I meandered around paper sites the other day for a quick sport fix and stayed on this lengthy article, notable for it’s welcome, different approach. Perhaps it’s because it’s written by a woman. An overall decent read, here’s two paragraphs that stood out for me in my occasional quest to take sport best-practice into Selling.

“First the player needs to acknowledge there is an issue and must want to do everything he can to try to improve the situation; this, incredibly, is not always the case, particularly with millionaire performers.”

This is the wisdom of uber-sport-psychologist, Roberto Forzoni. Do you stop to really check whether a salesperson you may be coaching truly thinks an improvement is required? Or do you yourself put up the barriers to your own changes?

Then follows this, promoting the wonders of visualisation;

Visualising, and consequently reliving, past achievements has been seen as a means of provoking individual renaissances ever since the 1970s when Gerd Müller, the West Germany and Bayern Munich striker, popularised such techniques by openly discussing his use of visualisation to end occasional goal droughts.

Lest this may mislead, the visualisation I’ve come across involves playing out in your mind future situations. A classic from the football world involves penalty taking. As it’s impossible to replicate the drama and pressure of a real-match life-changing shoot-out, many coaches believe visualisation is vital preparation.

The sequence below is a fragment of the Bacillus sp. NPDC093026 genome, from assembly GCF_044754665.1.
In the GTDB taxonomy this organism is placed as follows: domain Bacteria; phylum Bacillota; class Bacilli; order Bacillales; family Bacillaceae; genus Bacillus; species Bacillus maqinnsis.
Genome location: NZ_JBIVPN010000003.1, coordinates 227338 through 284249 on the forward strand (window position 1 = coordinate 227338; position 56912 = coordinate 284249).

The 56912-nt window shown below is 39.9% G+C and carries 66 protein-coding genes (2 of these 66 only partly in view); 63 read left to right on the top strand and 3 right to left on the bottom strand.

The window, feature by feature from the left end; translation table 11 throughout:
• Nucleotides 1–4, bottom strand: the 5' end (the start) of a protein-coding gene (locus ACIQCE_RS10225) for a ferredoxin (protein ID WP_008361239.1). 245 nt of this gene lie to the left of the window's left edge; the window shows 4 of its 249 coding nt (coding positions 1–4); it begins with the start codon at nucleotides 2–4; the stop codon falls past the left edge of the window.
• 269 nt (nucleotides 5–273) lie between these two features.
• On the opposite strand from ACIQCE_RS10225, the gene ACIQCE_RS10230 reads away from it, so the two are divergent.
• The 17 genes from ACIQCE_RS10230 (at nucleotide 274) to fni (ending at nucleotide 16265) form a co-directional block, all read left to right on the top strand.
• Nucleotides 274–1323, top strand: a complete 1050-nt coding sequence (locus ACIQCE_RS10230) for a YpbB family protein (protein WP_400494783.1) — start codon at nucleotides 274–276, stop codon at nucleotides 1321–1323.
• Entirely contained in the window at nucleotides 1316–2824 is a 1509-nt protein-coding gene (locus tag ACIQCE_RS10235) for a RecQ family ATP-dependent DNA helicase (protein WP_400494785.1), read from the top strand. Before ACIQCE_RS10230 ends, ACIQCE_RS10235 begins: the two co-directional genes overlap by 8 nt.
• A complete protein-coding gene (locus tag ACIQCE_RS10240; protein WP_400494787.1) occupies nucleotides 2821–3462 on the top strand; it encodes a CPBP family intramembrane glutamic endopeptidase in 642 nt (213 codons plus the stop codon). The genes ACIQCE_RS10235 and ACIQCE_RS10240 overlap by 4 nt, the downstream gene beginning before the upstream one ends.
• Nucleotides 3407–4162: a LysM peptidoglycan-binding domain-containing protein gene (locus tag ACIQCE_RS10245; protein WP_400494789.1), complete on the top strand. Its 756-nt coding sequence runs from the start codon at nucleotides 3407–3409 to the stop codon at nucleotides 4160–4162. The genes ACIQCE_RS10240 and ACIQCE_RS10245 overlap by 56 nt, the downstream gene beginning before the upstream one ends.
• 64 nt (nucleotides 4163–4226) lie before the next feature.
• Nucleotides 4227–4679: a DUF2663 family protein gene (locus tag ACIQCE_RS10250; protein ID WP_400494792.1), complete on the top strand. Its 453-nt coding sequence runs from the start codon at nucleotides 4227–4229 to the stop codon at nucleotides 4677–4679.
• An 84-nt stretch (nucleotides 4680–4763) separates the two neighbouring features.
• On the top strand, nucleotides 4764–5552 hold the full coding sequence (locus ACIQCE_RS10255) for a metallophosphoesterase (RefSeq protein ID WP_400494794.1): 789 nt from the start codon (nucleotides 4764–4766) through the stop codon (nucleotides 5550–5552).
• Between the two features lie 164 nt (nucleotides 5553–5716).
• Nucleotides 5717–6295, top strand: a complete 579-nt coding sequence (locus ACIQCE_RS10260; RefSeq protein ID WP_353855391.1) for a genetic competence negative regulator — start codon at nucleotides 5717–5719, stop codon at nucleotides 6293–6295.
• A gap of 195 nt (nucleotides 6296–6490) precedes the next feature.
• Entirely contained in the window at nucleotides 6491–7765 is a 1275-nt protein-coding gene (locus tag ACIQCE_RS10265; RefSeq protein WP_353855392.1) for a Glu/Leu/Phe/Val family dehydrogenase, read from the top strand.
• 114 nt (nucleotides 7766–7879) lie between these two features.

In sales we are surely remarkably lucky. We too know what our 12-yard spot-kicks are. The most common are the small band of standard objections you face practically every day. Yet how often do we run through them in our head?

When was the last time you closed your eyes and replayed in your mind an objection handle you deployed in a meeting? When did you rehearse overcoming it the next time around, applying something learnt from that last time?

It is also recommended you role-play when travelling to meetings with anyone you can. Typically pre-sales resource or management. But how often does this really happen too?

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